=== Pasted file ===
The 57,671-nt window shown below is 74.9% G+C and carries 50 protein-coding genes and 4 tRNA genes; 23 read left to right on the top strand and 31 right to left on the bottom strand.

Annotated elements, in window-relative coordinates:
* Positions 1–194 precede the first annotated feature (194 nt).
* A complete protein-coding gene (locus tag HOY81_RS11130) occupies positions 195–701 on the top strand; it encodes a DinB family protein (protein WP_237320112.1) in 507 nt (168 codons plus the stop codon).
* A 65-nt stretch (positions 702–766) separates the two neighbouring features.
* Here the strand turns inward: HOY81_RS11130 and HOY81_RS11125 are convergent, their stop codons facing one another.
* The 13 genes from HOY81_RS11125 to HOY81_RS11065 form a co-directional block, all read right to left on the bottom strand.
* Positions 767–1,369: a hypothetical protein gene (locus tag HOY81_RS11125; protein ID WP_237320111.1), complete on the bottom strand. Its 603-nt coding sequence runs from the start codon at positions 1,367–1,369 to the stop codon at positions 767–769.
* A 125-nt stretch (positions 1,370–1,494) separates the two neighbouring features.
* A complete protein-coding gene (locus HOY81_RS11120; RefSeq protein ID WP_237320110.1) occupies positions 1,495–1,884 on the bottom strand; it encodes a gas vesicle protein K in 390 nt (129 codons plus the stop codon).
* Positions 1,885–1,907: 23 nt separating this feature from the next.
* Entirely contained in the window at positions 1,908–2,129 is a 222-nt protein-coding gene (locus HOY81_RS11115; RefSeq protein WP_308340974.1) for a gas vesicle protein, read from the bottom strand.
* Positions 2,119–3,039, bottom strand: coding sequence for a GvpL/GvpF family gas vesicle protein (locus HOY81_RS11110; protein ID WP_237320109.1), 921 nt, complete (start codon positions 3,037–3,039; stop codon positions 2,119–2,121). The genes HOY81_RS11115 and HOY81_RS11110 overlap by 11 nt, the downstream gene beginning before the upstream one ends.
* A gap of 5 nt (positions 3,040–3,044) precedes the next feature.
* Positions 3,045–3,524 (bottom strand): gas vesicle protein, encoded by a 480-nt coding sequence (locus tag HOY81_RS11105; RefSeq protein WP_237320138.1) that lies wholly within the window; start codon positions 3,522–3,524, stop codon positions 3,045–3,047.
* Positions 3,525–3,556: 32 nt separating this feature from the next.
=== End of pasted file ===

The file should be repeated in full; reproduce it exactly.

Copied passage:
The 57,671-nt window shown below is 74.9% G+C and carries 50 protein-coding genes and 4 tRNA genes; 23 read left to right on the top strand and 31 right to left on the bottom strand.

Annotated elements, in window-relative coordinates:
* Positions 1–194 precede the first annotated feature (194 nt).
* A complete protein-coding gene (locus tag HOY81_RS11130) occupies positions 195–701 on the top strand; it encodes a DinB family protein (protein WP_237320112.1) in 507 nt (168 codons plus the stop codon).
* A 65-nt stretch (positions 702–766) separates the two neighbouring features.
* Here the strand turns inward: HOY81_RS11130 and HOY81_RS11125 are convergent, their stop codons facing one another.
* The 13 genes from HOY81_RS11125 to HOY81_RS11065 form a co-directional block, all read right to left on the bottom strand.
* Positions 767–1,369: a hypothetical protein gene (locus tag HOY81_RS11125; protein ID WP_237320111.1), complete on the bottom strand. Its 603-nt coding sequence runs from the start codon at positions 1,367–1,369 to the stop codon at positions 767–769.
* A 125-nt stretch (positions 1,370–1,494) separates the two neighbouring features.
* A complete protein-coding gene (locus HOY81_RS11120; RefSeq protein ID WP_237320110.1) occupies positions 1,495–1,884 on the bottom strand; it encodes a gas vesicle protein K in 390 nt (129 codons plus the stop codon).
* Positions 1,885–1,907: 23 nt separating this feature from the next.
* Entirely contained in the window at positions 1,908–2,129 is a 222-nt protein-coding gene (locus HOY81_RS11115; RefSeq protein WP_308340974.1) for a gas vesicle protein, read from the bottom strand.
* Positions 2,119–3,039, bottom strand: coding sequence for a GvpL/GvpF family gas vesicle protein (locus HOY81_RS11110; protein ID WP_237320109.1), 921 nt, complete (start codon positions 3,037–3,039; stop codon positions 2,119–2,121). The genes HOY81_RS11115 and HOY81_RS11110 overlap by 11 nt, the downstream gene beginning before the upstream one ends.
* A gap of 5 nt (positions 3,040–3,044) precedes the next feature.
* Positions 3,045–3,524 (bottom strand): gas vesicle protein, encoded by a 480-nt coding sequence (locus tag HOY81_RS11105; RefSeq protein WP_237320138.1) that lies wholly within the window; start codon positions 3,522–3,524, stop codon positions 3,045–3,047.
* Positions 3,525–3,556: 32 nt separating this feature from the next.